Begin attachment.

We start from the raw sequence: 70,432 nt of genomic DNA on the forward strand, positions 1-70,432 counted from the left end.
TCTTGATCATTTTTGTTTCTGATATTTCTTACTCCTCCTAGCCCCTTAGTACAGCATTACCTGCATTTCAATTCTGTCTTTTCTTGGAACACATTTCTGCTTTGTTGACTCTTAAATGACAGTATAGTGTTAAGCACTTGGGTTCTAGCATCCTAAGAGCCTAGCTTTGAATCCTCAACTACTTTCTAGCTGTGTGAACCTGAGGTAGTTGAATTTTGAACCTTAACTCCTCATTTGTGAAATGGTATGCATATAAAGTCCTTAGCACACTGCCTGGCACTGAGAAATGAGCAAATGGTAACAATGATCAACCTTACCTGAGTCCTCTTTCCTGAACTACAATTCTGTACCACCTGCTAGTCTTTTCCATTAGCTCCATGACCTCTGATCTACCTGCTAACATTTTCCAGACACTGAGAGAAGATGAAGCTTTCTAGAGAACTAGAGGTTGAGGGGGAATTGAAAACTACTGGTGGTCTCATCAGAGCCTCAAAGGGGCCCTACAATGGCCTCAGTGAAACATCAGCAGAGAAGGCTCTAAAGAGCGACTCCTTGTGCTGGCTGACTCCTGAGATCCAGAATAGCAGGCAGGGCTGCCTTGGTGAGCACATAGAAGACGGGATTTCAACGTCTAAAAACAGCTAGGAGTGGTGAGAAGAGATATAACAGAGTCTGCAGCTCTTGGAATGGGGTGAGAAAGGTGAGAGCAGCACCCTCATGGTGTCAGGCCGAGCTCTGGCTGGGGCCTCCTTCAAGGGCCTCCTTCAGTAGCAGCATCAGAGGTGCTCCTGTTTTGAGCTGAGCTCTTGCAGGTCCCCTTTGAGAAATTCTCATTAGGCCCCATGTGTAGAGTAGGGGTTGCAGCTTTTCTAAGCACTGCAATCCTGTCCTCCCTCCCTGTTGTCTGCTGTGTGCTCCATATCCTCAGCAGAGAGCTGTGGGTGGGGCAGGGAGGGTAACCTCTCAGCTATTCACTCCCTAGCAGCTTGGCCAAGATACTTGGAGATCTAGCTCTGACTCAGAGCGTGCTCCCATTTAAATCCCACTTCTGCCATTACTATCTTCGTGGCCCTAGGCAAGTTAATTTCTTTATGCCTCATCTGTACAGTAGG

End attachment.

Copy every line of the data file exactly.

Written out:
We start from the raw sequence: 70,432 nt of genomic DNA on the forward strand, positions 1-70,432 counted from the left end.
TCTTGATCATTTTTGTTTCTGATATTTCTTACTCCTCCTAGCCCCTTAGTACAGCATTACCTGCATTTCAATTCTGTCTTTTCTTGGAACACATTTCTGCTTTGTTGACTCTTAAATGACAGTATAGTGTTAAGCACTTGGGTTCTAGCATCCTAAGAGCCTAGCTTTGAATCCTCAACTACTTTCTAGCTGTGTGAACCTGAGGTAGTTGAATTTTGAACCTTAACTCCTCATTTGTGAAATGGTATGCATATAAAGTCCTTAGCACACTGCCTGGCACTGAGAAATGAGCAAATGGTAACAATGATCAACCTTACCTGAGTCCTCTTTCCTGAACTACAATTCTGTACCACCTGCTAGTCTTTTCCATTAGCTCCATGACCTCTGATCTACCTGCTAACATTTTCCAGACACTGAGAGAAGATGAAGCTTTCTAGAGAACTAGAGGTTGAGGGGGAATTGAAAACTACTGGTGGTCTCATCAGAGCCTCAAAGGGGCCCTACAATGGCCTCAGTGAAACATCAGCAGAGAAGGCTCTAAAGAGCGACTCCTTGTGCTGGCTGACTCCTGAGATCCAGAATAGCAGGCAGGGCTGCCTTGGTGAGCACATAGAAGACGGGATTTCAACGTCTAAAAACAGCTAGGAGTGGTGAGAAGAGATATAACAGAGTCTGCAGCTCTTGGAATGGGGTGAGAAAGGTGAGAGCAGCACCCTCATGGTGTCAGGCCGAGCTCTGGCTGGGGCCTCCTTCAAGGGCCTCCTTCAGTAGCAGCATCAGAGGTGCTCCTGTTTTGAGCTGAGCTCTTGCAGGTCCCCTTTGAGAAATTCTCATTAGGCCCCATGTGTAGAGTAGGGGTTGCAGCTTTTCTAAGCACTGCAATCCTGTCCTCCCTCCCTGTTGTCTGCTGTGTGCTCCATATCCTCAGCAGAGAGCTGTGGGTGGGGCAGGGAGGGTAACCTCTCAGCTATTCACTCCCTAGCAGCTTGGCCAAGATACTTGGAGATCTAGCTCTGACTCAGAGCGTGCTCCCATTTAAATCCCACTTCTGCCATTACTATCTTCGTGGCCCTAGGCAAGTTAATTTCTTTATGCCTCATCTGTACAGTAGG